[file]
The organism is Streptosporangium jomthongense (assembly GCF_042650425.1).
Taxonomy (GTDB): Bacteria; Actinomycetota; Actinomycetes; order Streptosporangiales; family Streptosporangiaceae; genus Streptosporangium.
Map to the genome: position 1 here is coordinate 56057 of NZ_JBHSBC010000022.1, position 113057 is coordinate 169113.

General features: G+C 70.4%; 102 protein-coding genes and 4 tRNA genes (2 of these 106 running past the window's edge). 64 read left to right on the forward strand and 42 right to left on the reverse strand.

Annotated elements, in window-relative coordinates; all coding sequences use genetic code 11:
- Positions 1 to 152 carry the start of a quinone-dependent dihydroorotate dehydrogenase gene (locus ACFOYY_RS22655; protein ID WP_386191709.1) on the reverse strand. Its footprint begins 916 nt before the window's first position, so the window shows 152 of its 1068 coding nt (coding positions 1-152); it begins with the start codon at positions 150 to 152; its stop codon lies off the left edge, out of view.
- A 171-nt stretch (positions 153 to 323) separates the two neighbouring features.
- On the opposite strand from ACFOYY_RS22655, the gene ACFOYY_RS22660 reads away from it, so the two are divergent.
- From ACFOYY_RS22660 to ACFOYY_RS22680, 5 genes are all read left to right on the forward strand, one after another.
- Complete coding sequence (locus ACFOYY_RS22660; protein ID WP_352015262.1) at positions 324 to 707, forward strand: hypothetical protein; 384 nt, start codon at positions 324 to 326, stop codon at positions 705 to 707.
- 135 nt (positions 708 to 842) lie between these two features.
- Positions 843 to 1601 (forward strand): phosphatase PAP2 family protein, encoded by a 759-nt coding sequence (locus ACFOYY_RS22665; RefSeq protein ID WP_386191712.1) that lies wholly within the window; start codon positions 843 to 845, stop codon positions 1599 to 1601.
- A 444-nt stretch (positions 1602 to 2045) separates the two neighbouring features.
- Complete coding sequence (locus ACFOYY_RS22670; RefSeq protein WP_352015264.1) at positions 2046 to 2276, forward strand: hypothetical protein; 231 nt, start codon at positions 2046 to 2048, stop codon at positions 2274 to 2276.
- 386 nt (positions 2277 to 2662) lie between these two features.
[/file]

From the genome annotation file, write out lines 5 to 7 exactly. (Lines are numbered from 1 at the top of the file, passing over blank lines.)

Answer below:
Annotated elements, in window-relative coordinates; all coding sequences use genetic code 11:
- Positions 1 to 152 carry the start of a quinone-dependent dihydroorotate dehydrogenase gene (locus ACFOYY_RS22655; protein ID WP_386191709.1) on the reverse strand. Its footprint begins 916 nt before the window's first position, so the window shows 152 of its 1068 coding nt (coding positions 1-152); it begins with the start codon at positions 150 to 152; its stop codon lies off the left edge, out of view.
- A 171-nt stretch (positions 153 to 323) separates the two neighbouring features.